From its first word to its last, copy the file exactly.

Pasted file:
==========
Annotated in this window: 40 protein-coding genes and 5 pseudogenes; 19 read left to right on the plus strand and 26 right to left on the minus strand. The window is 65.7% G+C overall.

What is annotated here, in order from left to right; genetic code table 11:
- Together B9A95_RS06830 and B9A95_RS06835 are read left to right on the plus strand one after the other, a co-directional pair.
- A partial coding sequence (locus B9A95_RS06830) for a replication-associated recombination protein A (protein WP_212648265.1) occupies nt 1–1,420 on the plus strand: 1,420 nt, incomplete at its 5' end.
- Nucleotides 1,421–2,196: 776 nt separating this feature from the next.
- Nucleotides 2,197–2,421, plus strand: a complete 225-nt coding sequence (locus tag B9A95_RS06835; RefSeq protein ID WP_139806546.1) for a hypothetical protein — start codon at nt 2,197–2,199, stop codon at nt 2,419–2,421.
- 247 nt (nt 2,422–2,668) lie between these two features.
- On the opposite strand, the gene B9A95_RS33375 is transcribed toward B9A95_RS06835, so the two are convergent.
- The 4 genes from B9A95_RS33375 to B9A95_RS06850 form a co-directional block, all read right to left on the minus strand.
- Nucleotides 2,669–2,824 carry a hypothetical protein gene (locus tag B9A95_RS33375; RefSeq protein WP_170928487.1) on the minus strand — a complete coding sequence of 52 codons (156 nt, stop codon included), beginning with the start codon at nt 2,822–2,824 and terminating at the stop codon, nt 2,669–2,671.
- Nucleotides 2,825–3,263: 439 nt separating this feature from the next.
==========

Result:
Annotated in this window: 40 protein-coding genes and 5 pseudogenes; 19 read left to right on the plus strand and 26 right to left on the minus strand. The window is 65.7% G+C overall.

What is annotated here, in order from left to right; genetic code table 11:
- Together B9A95_RS06830 and B9A95_RS06835 are read left to right on the plus strand one after the other, a co-directional pair.
- A partial coding sequence (locus B9A95_RS06830) for a replication-associated recombination protein A (protein WP_212648265.1) occupies nt 1–1,420 on the plus strand: 1,420 nt, incomplete at its 5' end.
- Nucleotides 1,421–2,196: 776 nt separating this feature from the next.
- Nucleotides 2,197–2,421, plus strand: a complete 225-nt coding sequence (locus tag B9A95_RS06835; RefSeq protein ID WP_139806546.1) for a hypothetical protein — start codon at nt 2,197–2,199, stop codon at nt 2,419–2,421.
- 247 nt (nt 2,422–2,668) lie between these two features.
- On the opposite strand, the gene B9A95_RS33375 is transcribed toward B9A95_RS06835, so the two are convergent.
- The 4 genes from B9A95_RS33375 to B9A95_RS06850 form a co-directional block, all read right to left on the minus strand.
- Nucleotides 2,669–2,824 carry a hypothetical protein gene (locus tag B9A95_RS33375; RefSeq protein WP_170928487.1) on the minus strand — a complete coding sequence of 52 codons (156 nt, stop codon included), beginning with the start codon at nt 2,822–2,824 and terminating at the stop codon, nt 2,669–2,671.
- Nucleotides 2,825–3,263: 439 nt separating this feature from the next.